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‘House endorsed 14 laws since November 2016’

Speaker presents report on Chamber’s performance

By JT - Mar 06,2017 - Last updated at Mar 06,2017

Lawmakers attend a Lower House session on Sunday (Photo by Osama Aqarbeh)

AMMAN — The 18th Lower House has endorsed 14 laws between November 7, 2016 and March 5, 2017, Speaker Atef Tarawneh said on Monday.

Tarawneh said the House on Monday issued a report on its achievements during the same period to acquaint the public with the performance of the Chamber in legislation and monitoring any shortcomings, the Jordan News Agency, Petra, reported. 

The report, one of two that the House issues monthly, showed that the Senate referred back two draft laws to the Lower House.

The Chamber’s committees are currently reviewing 74 laws, 20 of which are under discussion by the economy and investment panel, 18 by the legal committee and nine by the finance committee, Petra added.

In the same period, House panels held 269 meetings, where the finance committee held 48 meetings, the legal committee 23 and the Palestine committee 22.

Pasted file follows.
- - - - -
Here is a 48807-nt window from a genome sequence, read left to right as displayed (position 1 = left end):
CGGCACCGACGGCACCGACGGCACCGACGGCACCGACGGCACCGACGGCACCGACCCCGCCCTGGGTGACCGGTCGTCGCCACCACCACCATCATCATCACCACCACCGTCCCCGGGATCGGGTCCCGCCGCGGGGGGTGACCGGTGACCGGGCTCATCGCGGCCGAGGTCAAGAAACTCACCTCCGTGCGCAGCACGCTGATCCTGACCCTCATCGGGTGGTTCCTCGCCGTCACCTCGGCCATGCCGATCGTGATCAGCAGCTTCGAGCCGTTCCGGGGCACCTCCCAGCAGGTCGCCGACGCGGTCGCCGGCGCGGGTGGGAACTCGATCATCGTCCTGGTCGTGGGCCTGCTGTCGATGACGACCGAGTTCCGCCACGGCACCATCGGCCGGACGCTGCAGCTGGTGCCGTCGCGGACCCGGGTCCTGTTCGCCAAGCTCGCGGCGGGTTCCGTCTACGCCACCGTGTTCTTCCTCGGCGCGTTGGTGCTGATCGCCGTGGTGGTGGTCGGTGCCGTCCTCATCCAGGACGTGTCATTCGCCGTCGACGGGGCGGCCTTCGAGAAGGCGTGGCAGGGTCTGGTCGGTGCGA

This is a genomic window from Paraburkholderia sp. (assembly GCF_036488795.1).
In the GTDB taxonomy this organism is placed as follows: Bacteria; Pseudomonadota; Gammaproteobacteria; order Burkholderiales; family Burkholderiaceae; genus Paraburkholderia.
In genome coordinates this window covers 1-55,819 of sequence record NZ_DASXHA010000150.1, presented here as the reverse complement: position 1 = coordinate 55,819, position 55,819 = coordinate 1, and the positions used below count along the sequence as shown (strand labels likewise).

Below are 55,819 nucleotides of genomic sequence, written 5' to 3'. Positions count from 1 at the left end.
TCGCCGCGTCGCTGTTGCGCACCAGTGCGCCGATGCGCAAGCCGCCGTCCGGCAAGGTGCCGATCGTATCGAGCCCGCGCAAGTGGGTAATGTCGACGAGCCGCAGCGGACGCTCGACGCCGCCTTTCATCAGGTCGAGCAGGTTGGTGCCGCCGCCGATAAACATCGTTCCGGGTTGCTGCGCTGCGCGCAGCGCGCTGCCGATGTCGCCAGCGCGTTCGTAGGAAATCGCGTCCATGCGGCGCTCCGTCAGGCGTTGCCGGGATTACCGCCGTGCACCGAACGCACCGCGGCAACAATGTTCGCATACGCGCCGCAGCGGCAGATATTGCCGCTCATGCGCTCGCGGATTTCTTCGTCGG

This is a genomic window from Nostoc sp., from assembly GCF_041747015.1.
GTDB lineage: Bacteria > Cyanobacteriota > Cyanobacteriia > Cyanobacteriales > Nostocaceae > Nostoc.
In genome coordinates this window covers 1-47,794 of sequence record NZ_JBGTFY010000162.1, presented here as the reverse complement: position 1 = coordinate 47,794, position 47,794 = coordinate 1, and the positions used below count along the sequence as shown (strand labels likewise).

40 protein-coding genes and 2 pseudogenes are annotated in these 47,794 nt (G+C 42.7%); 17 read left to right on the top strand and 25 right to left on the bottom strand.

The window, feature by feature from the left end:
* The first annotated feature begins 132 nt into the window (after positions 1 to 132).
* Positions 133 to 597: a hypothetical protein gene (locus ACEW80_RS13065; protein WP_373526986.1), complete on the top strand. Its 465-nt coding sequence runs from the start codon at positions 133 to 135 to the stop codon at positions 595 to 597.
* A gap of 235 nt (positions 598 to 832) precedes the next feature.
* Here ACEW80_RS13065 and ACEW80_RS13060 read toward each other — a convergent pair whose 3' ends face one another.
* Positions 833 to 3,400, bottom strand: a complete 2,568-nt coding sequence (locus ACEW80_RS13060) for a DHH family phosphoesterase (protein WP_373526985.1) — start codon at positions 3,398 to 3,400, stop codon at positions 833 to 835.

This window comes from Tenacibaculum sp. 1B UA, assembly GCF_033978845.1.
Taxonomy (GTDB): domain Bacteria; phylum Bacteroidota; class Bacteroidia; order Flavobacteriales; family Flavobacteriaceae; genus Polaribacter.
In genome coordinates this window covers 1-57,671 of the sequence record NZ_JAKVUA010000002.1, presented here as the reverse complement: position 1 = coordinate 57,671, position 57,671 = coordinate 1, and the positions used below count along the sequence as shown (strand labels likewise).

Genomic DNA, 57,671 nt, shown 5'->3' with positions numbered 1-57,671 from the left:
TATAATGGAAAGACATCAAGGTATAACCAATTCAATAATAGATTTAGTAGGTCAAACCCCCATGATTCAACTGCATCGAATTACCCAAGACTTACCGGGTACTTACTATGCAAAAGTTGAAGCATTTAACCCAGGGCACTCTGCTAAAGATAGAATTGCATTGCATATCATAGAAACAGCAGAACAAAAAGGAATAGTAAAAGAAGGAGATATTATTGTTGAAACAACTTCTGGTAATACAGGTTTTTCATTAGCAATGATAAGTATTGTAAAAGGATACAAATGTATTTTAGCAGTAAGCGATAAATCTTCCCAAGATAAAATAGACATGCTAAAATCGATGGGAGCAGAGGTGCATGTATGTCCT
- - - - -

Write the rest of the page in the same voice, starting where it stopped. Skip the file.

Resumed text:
Deputies directed 576 questions to the government, which answered 282 of them, while MPs presented three enquiries. 

MPs presented 67 memoranda in the same period, 28 of which were answered, constituting 42 per cent of the total, and deputies presented four proposals of laws.

Deputies also asked for two discussions; the first is related to Royal Jordanian to discuss issues related to buying shares; and the second is discussing electricity privileges and the increase of power bills, Petra added.

A report released last week by the Civil Coalition for Monitoring Elections and the Performance of Elected Councils (Rased) said 27 deputies out of a total of 130 Lower House members attended all the Chamber’s sessions in its first 100 days.

Rased detected 341 cases of absence during the examined 100 days, with an average of 10 cases for each work day.

Four MPs did not attend sessions for more than 10 workdays, while 13 deputies were absent for five to nine days, Rased said in the report.


The House held 14 sessions over 36 workdays, 31 days of which were for legislation and five for oversight, according to the report.

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